[Delve into Japanese Culture@ I-House]
The Heart of Washoku: Creating a Seasonal Sensibility

This event now concluded. Report available here.



  • Lecturer: Elizabeth Andoh (Director of A Taste of Culture/ Culinary Journalist)
  • Date: Tuesday, February 23, 2016, 7:00-8:45 pm
  • Venue: Kabayama-Matsumoto Room, International House of Japan
  • Language: English (without Japanese interpretation) kisako_logo
  • Admission: 2,000 yen (1,500 yen for IHJ members and students; Free for guests staying at I-House on February 22 or 23) Please pay in cash at the reception.
  • Seating: 80 (reservations required)
  • No food served.
I-House and KISAKO Intercultural Institute are offering English sessions on Japanese culture which can lead to new awareness both for non-Japanese and Japanese. For the next session we have invited Elizabeth Andoh to talk about the world of washoku. Registered as a UNESCO intangible cultural heritage, Japanese cuisine is enjoying a worldwide boom. Would you like to learn about a seasonal sensibility and cultural background seen through ingredients, colors, and tastes of washoku in order to enjoy it more? Taking Hina Matsuri (the Doll Festival) on March 3 as an example, Ms. Andoh will also talk about the relations between washoku and Japanese traditions and seasonal rituals.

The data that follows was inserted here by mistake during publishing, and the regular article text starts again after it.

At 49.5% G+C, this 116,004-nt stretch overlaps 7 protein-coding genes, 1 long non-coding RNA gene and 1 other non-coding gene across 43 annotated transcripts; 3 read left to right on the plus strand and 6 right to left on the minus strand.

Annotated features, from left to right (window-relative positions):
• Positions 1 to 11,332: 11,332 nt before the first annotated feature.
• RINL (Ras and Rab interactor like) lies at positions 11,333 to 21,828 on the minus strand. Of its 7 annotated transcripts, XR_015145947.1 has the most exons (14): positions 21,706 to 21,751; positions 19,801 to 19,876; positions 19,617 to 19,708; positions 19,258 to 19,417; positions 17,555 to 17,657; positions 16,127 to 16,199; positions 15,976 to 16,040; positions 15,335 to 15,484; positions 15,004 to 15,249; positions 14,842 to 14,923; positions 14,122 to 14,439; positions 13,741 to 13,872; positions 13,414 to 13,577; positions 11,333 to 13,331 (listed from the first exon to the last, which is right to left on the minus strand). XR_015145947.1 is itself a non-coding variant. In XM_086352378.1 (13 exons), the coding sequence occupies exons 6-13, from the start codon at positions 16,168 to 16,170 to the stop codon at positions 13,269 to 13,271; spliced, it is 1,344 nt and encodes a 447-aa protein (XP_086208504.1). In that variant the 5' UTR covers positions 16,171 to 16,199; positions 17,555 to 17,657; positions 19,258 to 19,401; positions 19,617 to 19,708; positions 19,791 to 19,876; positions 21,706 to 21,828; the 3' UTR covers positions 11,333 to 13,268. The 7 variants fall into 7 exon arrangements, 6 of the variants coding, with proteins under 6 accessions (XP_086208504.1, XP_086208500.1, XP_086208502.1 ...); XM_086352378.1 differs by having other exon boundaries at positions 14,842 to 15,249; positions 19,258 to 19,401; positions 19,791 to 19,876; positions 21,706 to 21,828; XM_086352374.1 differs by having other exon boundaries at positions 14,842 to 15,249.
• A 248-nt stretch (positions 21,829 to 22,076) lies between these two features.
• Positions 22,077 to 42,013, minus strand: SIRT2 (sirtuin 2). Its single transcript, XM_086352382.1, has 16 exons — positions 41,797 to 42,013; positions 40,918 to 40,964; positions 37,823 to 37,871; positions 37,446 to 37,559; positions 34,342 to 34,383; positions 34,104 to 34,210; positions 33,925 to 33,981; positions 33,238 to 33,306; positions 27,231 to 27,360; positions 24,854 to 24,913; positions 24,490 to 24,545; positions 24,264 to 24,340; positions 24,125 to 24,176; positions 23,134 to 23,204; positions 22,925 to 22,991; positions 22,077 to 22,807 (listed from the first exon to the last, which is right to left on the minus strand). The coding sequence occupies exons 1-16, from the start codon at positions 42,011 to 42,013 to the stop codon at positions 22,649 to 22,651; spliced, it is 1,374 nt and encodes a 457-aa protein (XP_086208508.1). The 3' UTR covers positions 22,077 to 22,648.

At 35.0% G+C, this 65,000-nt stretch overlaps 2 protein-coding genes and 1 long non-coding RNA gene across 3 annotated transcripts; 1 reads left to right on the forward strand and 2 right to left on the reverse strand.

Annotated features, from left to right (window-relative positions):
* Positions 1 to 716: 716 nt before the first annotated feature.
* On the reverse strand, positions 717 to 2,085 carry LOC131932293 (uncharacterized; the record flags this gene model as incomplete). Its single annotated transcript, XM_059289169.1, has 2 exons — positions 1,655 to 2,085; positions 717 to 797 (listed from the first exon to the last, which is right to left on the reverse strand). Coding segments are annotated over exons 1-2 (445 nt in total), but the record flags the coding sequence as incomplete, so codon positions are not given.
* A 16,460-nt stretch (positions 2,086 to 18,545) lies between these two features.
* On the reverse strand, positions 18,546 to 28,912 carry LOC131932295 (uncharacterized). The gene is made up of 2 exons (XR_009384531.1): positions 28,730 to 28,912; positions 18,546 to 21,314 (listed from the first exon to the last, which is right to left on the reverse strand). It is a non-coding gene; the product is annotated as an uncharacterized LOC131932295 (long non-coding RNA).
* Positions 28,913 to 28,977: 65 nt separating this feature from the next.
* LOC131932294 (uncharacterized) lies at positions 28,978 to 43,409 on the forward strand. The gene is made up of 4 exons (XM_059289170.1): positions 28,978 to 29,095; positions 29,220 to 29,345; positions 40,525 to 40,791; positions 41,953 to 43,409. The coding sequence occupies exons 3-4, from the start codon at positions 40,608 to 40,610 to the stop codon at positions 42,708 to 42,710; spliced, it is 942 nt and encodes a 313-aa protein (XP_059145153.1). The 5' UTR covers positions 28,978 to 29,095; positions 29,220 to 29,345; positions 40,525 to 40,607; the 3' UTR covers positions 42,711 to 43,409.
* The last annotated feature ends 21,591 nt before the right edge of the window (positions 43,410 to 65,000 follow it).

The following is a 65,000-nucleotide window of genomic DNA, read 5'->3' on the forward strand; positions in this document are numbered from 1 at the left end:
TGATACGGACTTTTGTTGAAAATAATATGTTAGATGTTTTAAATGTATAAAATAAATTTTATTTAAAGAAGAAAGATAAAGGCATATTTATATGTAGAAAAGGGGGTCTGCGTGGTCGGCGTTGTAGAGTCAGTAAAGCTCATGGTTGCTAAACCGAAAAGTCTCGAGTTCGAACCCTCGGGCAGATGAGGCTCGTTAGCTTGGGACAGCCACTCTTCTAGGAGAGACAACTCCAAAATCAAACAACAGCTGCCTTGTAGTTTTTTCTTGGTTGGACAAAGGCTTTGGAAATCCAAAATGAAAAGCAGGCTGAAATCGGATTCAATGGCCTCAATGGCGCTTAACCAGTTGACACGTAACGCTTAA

Message from Ms. Andoh is here:


Elizabeth Andoh

Photo: Elizabeth Andoh
(C) Robin Scanlon

Born, raised and educated in America, Ms.Andoh has made Japan her home for nearly half a century. A graduate of the University of Michigan (Ann Arbor), her formal culinary training was taken at the Yanagihara School of Classical Japanese Cuisine (Tokyo). She directs A Taste of Culture, a Tokyo-based culinary arts program.
A leading English-language authority on Japanese culinary culture, Ms. Andoh is the author of six books including Washoku: Recipes from the Japanese Home Kitchen (Ten Speed Press, 2005), winner of the Jane Grigson award for academic excellence in food writing. Ms. Andoh is a member of the JFJ (Japan Food Journalists association); she was Gourmet Magazine‘s Japan correspondent for more than 30 years and regularly contributed to the New York Times travel section for many years. Thousands of food and Japan-enthusiasts subscribe to her electronic newsletter; highly engaged followers on Face Book view and share with others what she posts there.
Ms. Andoh has served on several Japanese government and industry committees. In 2008, The Japanese Ministry of Tourism named her Visit Japan Taishi (Ambassador) for her role in promoting culinary tourism to Japan.
Website: www.tasteofculture.com